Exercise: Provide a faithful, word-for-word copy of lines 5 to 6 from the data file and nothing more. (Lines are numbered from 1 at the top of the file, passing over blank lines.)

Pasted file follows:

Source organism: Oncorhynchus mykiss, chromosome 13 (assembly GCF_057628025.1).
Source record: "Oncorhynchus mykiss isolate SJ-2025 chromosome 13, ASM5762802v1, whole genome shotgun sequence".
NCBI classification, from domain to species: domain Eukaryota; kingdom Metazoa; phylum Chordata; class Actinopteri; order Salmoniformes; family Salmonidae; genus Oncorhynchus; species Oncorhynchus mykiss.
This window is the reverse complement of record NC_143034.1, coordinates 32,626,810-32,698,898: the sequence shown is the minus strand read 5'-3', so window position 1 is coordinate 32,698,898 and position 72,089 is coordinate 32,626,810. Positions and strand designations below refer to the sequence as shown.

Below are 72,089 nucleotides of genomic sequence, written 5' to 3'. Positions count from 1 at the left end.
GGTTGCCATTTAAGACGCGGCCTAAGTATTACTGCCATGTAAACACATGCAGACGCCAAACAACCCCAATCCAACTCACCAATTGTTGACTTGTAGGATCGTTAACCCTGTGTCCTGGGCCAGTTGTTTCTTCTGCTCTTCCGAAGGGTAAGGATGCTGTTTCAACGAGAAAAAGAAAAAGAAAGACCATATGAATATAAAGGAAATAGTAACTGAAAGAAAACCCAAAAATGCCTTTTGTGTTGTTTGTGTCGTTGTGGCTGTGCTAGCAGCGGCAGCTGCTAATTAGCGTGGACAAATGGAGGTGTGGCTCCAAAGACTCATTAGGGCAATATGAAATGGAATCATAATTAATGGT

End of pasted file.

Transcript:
Below are 72,089 nucleotides of genomic sequence, written 5' to 3'. Positions count from 1 at the left end.
GGTTGCCATTTAAGACGCGGCCTAAGTATTACTGCCATGTAAACACATGCAGACGCCAAACAACCCCAATCCAACTCACCAATTGTTGACTTGTAGGATCGTTAACCCTGTGTCCTGGGCCAGTTGTTTCTTCTGCTCTTCCGAAGGGTAAGGATGCTGTTTCAACGAGAAAAAGAAAAAGAAAGACCATATGAATATAAAGGAAATAGTAACTGAAAGAAAACCCAAAAATGCCTTTTGTGTTGTTTGTGTCGTTGTGGCTGTGCTAGCAGCGGCAGCTGCTAATTAGCGTGGACAAATGGAGGTGTGGCTCCAAAGACTCATTAGGGCAATATGAAATGGAATCATAATTAATGGT